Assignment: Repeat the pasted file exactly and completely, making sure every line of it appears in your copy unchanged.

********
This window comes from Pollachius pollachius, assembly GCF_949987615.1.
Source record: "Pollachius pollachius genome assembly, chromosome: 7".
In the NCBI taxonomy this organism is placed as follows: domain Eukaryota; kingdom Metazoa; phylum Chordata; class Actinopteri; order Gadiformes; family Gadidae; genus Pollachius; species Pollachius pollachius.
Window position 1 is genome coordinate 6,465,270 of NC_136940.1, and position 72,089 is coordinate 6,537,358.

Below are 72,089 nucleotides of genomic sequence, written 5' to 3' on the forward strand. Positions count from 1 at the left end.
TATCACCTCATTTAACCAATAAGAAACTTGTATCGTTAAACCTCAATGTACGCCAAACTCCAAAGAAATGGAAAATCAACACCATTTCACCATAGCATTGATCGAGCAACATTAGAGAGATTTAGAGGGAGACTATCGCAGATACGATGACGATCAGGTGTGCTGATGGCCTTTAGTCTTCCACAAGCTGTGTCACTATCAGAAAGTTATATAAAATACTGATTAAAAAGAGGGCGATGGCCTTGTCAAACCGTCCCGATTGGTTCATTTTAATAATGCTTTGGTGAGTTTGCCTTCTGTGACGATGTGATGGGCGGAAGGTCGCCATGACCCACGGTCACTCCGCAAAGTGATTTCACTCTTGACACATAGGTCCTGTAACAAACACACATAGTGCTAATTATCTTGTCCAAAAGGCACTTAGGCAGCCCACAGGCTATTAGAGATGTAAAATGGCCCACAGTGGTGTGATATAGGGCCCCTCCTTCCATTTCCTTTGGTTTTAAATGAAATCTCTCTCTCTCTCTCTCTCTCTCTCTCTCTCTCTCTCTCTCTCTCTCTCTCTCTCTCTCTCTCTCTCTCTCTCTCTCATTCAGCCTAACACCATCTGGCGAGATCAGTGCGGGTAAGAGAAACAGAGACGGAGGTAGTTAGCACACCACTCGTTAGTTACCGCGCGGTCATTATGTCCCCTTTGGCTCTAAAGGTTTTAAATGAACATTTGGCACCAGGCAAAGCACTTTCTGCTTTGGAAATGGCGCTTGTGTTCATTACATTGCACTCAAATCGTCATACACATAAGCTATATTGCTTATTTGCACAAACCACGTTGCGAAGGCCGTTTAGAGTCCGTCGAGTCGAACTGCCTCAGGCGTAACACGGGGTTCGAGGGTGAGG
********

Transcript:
This window comes from Pollachius pollachius, assembly GCF_949987615.1.
Source record: "Pollachius pollachius genome assembly, chromosome: 7".
In the NCBI taxonomy this organism is placed as follows: domain Eukaryota; kingdom Metazoa; phylum Chordata; class Actinopteri; order Gadiformes; family Gadidae; genus Pollachius; species Pollachius pollachius.
Window position 1 is genome coordinate 6,465,270 of NC_136940.1, and position 72,089 is coordinate 6,537,358.

Below are 72,089 nucleotides of genomic sequence, written 5' to 3' on the forward strand. Positions count from 1 at the left end.
TATCACCTCATTTAACCAATAAGAAACTTGTATCGTTAAACCTCAATGTACGCCAAACTCCAAAGAAATGGAAAATCAACACCATTTCACCATAGCATTGATCGAGCAACATTAGAGAGATTTAGAGGGAGACTATCGCAGATACGATGACGATCAGGTGTGCTGATGGCCTTTAGTCTTCCACAAGCTGTGTCACTATCAGAAAGTTATATAAAATACTGATTAAAAAGAGGGCGATGGCCTTGTCAAACCGTCCCGATTGGTTCATTTTAATAATGCTTTGGTGAGTTTGCCTTCTGTGACGATGTGATGGGCGGAAGGTCGCCATGACCCACGGTCACTCCGCAAAGTGATTTCACTCTTGACACATAGGTCCTGTAACAAACACACATAGTGCTAATTATCTTGTCCAAAAGGCACTTAGGCAGCCCACAGGCTATTAGAGATGTAAAATGGCCCACAGTGGTGTGATATAGGGCCCCTCCTTCCATTTCCTTTGGTTTTAAATGAAATCTCTCTCTCTCTCTCTCTCTCTCTCTCTCTCTCTCTCTCTCTCTCTCTCTCTCTCTCTCTCTCTCTCTCTCTCTCTCATTCAGCCTAACACCATCTGGCGAGATCAGTGCGGGTAAGAGAAACAGAGACGGAGGTAGTTAGCACACCACTCGTTAGTTACCGCGCGGTCATTATGTCCCCTTTGGCTCTAAAGGTTTTAAATGAACATTTGGCACCAGGCAAAGCACTTTCTGCTTTGGAAATGGCGCTTGTGTTCATTACATTGCACTCAAATCGTCATACACATAAGCTATATTGCTTATTTGCACAAACCACGTTGCGAAGGCCGTTTAGAGTCCGTCGAGTCGAACTGCCTCAGGCGTAACACGGGGTTCGAGGGTGAGG